Some opposition parties in Japan have been temporary alliances of political convenience among individual politicians without strong party attachments and founded on naked political opportunism — ideals, principles and political philosophies have taken second place. This is both the cause and effect of weak party identification by voters. Yet, the opposition’s current tactic of jointly endorsing individual candidates in single-member districts has been judged a necessary evil. While it blurs policy differences, it helps to avoid splitting the anti-government vote.
Ironically, being a ‘catch-all party’ has been key to the LDP’s enduring political predominance. Continuing electoral success and a shared desire to remain in power holds the party together by acting as a strong uniting force and a deterrent to breakaway movements. If the LDP began to shed Diet members to other political groupings, it could mark a transition to decline and defeat.
Compounding the opposition’s electoral woes is the absence of any strong opposition to Abe from within his own party. It appears internally stable for his current term as LDP president until September 2021. Not only has Abe led the party to successive electoral victories, but his factional support profile is rock solid. He leads an ‘all mainstream’ factional government. In the 2018 LDP leadership election, he secured the support of all the party’s factions — except for the small Ishiba faction — despite not polling so well amongst party rank-and-file.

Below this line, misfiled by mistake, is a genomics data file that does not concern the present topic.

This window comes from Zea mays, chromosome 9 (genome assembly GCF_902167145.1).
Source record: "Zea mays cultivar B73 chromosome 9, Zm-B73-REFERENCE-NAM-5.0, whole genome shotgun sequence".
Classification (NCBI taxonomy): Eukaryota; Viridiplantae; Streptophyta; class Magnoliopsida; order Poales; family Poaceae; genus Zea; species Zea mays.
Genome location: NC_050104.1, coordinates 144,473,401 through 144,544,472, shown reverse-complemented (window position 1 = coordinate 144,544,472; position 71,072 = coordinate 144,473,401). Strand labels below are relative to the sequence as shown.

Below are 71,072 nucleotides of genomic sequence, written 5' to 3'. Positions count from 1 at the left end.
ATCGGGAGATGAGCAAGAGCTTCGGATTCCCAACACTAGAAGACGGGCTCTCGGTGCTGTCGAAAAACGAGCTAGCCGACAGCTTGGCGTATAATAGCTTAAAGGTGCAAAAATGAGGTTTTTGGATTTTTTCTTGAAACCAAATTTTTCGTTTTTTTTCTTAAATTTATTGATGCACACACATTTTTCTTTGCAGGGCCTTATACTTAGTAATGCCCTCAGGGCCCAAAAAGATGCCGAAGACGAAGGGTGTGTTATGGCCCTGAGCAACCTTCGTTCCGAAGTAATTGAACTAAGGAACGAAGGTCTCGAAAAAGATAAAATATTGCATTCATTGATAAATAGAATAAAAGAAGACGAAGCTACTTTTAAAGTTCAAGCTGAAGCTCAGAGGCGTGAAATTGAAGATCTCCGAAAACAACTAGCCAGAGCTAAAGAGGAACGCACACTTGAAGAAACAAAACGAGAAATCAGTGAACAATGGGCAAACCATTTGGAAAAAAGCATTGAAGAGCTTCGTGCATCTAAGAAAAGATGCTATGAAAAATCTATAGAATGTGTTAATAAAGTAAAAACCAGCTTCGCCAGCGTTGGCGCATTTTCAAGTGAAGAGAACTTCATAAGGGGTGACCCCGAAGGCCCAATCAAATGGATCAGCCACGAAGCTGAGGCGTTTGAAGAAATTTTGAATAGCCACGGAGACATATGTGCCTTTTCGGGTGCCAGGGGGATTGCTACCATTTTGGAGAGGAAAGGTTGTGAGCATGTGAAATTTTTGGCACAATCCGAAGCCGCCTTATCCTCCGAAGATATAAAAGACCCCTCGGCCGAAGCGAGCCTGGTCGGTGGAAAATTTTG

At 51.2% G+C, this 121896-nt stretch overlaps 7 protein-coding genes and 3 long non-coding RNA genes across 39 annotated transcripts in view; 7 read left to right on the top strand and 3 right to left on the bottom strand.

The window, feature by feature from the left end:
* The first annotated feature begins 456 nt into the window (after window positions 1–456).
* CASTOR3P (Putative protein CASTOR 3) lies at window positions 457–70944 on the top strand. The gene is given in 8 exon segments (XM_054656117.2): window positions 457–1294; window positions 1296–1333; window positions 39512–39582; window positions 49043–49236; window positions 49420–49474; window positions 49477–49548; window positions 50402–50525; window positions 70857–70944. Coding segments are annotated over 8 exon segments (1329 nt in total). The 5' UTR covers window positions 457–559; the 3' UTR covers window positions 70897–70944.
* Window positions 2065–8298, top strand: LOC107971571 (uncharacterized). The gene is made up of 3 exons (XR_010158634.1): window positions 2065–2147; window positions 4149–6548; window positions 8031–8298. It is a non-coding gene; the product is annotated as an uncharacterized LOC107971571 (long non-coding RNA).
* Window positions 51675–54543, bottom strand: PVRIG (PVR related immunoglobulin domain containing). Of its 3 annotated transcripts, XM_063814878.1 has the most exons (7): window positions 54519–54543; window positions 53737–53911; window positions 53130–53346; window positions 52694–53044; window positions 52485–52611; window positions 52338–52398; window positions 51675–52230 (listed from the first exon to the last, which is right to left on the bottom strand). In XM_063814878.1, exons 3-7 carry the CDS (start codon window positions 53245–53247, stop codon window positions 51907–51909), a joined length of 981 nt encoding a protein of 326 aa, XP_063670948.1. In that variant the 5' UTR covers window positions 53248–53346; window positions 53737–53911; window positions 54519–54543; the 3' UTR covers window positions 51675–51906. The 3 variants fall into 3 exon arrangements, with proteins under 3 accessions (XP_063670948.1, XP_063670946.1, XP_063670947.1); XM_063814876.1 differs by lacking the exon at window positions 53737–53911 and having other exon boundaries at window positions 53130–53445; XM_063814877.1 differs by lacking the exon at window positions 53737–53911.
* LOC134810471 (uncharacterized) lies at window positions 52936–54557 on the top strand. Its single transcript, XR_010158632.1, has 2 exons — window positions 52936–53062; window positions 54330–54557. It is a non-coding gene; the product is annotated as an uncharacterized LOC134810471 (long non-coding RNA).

An ‘all mainstream’ factional government provides a much more secure base for a prime minister than the mixed profiles common in past decades of LDP rule. Added to this is Abe’s success in weathering scandals without permanent or fatal damage. For LDP candidates, riding on Abe’s coat-tails remains a positive experience despite clear evidence that he is personally disliked by many voters. For the time being, there is little chance of the party itself challenging Abe’s leadership. Only a poor LDP performance in the Upper House election would make this a possibility.
A possible bright spot for the opposition is the ‘female factor’ encouraged by a 2018 law mandating parties to make efforts to run more women candidates. This may help increase support for the opposition in this election as a clear conservative–progressive divide has emerged around the issue of female candidacies.
The vast majority of female candidates are running for opposition parties. A good proportion of them are running in the prefectural electoral districts where face-to-face campaigning is important. By contrast, the LDP is not even paying lip service to the law. The proportion of female LDP candidates is even lower than in the 2016 Upper House election.
The future of Japanese democracy is at risk. Japan’s opposition parties will need to do much more if they are to offer voters a serious alternative to the LDP–Komeito coalition in future elections.
Aurelia George Mulgan is Professor at the School of Humanities and Social Sciences, the University of New South Wales, Canberra.